This is a difficult read, both emotionally and. . . reading wise. Thankfully there’s some optimistic moments, such as the part at the end that tells about the movie’s—or at least the poster’s—role in helping Solidarity overcome the Communist government in Poland. Another fun fact is that this movie has the distinction of being the most requested by American presidents. But the most heartwarming has to be the story of detective work that unearthed the original manuscript of the screenplay for The Bridge on the River Kwai, leading the author of High Noon to receive credit for the Oscar-winning work just in the nick of time.
Acknowledgements, notes, and bibliography take up the last 12%.
As can be perceived by my previous comments, the parts about the movie were so much more interesting than the hearings. 4.5 for the movie stuff, 2.5 for hearings, so according to old math that comes out to:
3.5/5

Fascist Lizards from Outer Space
Most likely the best title of any book this year, and not what you think of at first blush. Instead this is about the making of the incredibly popular science-fiction franchise known simply as V, from the original blockbuster to the lackluster reboot.
The first important note is in the intro, where the author states this project evolved from a master’s thesis to a full-fledged book. For the most part that’s hard to tell, but on the other hand it does explain a few niggling problems. For example, it’s stated right away that the original miniseries, of which I remember fondly and was a huge fan, drew more than 40% of the viewing audience, which even in the days before cable is an astounding number. But as awesome as that factoid is, it doesn’t bear repeating four times in the opening quarter of the book, and more times after that. Made me wonder if this was mashed together from several different writings, and not edited.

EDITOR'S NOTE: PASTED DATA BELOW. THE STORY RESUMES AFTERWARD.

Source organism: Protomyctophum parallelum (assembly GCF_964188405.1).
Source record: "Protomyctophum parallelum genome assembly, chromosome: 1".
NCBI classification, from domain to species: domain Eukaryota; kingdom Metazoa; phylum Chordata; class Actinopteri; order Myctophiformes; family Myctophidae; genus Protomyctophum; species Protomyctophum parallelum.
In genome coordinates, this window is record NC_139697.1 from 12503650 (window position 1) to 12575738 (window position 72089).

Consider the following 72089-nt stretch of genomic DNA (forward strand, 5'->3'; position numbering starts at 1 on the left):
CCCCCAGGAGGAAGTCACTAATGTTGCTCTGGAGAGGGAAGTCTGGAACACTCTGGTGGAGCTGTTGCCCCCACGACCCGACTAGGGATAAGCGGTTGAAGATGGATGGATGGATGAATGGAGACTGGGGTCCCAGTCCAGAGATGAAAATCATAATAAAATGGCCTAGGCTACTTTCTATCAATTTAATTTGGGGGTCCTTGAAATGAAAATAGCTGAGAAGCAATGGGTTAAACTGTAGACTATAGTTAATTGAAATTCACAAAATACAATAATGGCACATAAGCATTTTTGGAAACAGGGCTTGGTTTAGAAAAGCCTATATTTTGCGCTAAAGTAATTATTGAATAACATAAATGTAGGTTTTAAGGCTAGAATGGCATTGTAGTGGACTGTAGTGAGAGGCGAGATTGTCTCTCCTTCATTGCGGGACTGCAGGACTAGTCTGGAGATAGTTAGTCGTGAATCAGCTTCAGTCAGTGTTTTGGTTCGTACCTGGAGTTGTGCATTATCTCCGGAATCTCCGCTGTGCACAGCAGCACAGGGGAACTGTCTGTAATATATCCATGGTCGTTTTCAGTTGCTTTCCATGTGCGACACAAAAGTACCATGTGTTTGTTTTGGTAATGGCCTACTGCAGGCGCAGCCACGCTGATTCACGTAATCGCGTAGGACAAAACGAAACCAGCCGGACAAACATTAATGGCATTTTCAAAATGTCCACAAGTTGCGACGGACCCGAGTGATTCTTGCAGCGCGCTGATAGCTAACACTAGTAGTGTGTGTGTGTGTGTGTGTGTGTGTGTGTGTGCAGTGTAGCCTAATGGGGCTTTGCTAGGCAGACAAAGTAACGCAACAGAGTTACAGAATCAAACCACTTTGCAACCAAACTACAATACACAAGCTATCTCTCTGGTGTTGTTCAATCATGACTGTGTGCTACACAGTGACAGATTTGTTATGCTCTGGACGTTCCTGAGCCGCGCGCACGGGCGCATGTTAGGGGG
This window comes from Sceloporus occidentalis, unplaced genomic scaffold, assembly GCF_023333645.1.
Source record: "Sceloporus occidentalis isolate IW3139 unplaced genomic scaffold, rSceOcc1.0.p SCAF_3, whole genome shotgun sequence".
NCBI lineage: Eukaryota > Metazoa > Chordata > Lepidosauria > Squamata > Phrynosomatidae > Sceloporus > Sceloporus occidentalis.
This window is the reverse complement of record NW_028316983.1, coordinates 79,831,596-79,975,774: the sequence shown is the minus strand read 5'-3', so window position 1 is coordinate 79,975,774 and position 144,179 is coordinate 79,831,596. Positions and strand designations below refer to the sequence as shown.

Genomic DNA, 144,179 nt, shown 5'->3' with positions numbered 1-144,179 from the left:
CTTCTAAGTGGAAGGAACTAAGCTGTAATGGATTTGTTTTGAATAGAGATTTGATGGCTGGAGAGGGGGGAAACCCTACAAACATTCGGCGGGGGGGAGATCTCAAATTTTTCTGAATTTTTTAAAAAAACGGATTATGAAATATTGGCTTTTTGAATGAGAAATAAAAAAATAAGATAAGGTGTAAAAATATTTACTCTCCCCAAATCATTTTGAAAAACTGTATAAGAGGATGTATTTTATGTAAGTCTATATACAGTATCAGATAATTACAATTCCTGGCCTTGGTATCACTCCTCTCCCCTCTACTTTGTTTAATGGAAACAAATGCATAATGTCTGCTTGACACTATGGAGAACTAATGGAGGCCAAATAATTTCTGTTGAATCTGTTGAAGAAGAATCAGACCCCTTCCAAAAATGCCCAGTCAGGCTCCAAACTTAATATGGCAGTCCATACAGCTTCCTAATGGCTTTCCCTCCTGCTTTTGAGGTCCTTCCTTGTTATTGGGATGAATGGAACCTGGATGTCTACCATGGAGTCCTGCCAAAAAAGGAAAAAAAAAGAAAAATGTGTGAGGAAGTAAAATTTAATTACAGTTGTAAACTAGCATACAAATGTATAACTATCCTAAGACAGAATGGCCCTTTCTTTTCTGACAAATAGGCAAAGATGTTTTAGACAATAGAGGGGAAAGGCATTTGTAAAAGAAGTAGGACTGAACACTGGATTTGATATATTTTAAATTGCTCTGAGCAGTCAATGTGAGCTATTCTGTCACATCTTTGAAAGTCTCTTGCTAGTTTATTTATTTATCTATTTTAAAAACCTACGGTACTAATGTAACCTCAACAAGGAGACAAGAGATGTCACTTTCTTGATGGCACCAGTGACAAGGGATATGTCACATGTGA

Another point that’s repeated time and again is the mention of Sinclair Lewis’ It Can’t Happen Here, a book that is incredibly relevant to the story as well as today’s America—more on that in a bit—but annoyed me by the fourth mention.
What I learned most about the making of V was the history of its auteur, Kenneth Johnson. Not being a Hollywood insider, I was unfamiliar with his name on anything other than this, so it was with fascination that I read about his work with three other intriguing series: The Bionic Woman, the Incredible Hulk, and Alien Nation. Much is made of his background in classics and literature, like how he equated the Hulk with Jean Valjean from Les Misérables, a “lonely fugitive relentlessly hounded by an obsessed adversary.”
There’s plenty of fun little notes, such as the fact that the original miniseries’ four-note motif represents the letter V in Morse code. And I’m loving some of the alternative stories that never got done. But at the end there’s no more fun, quite the opposite. Maybe this is why this book was written now; there’s a whole section on it, probably originally written as a stand-alone, but this is the basic sum-up: “The violence and discord occurring at Trump’s rallies harkens back to the brutalities committed by Hitler’s Sturmabteilung (also known as “Brownshirts”) during his ascendency to the German chancellery.” And since this is where Johnson got the original idea for the whole story. . .
The last 7% is appendix, book list, episode credits, merchandise, bibliography, and index.
3.5/5

;o)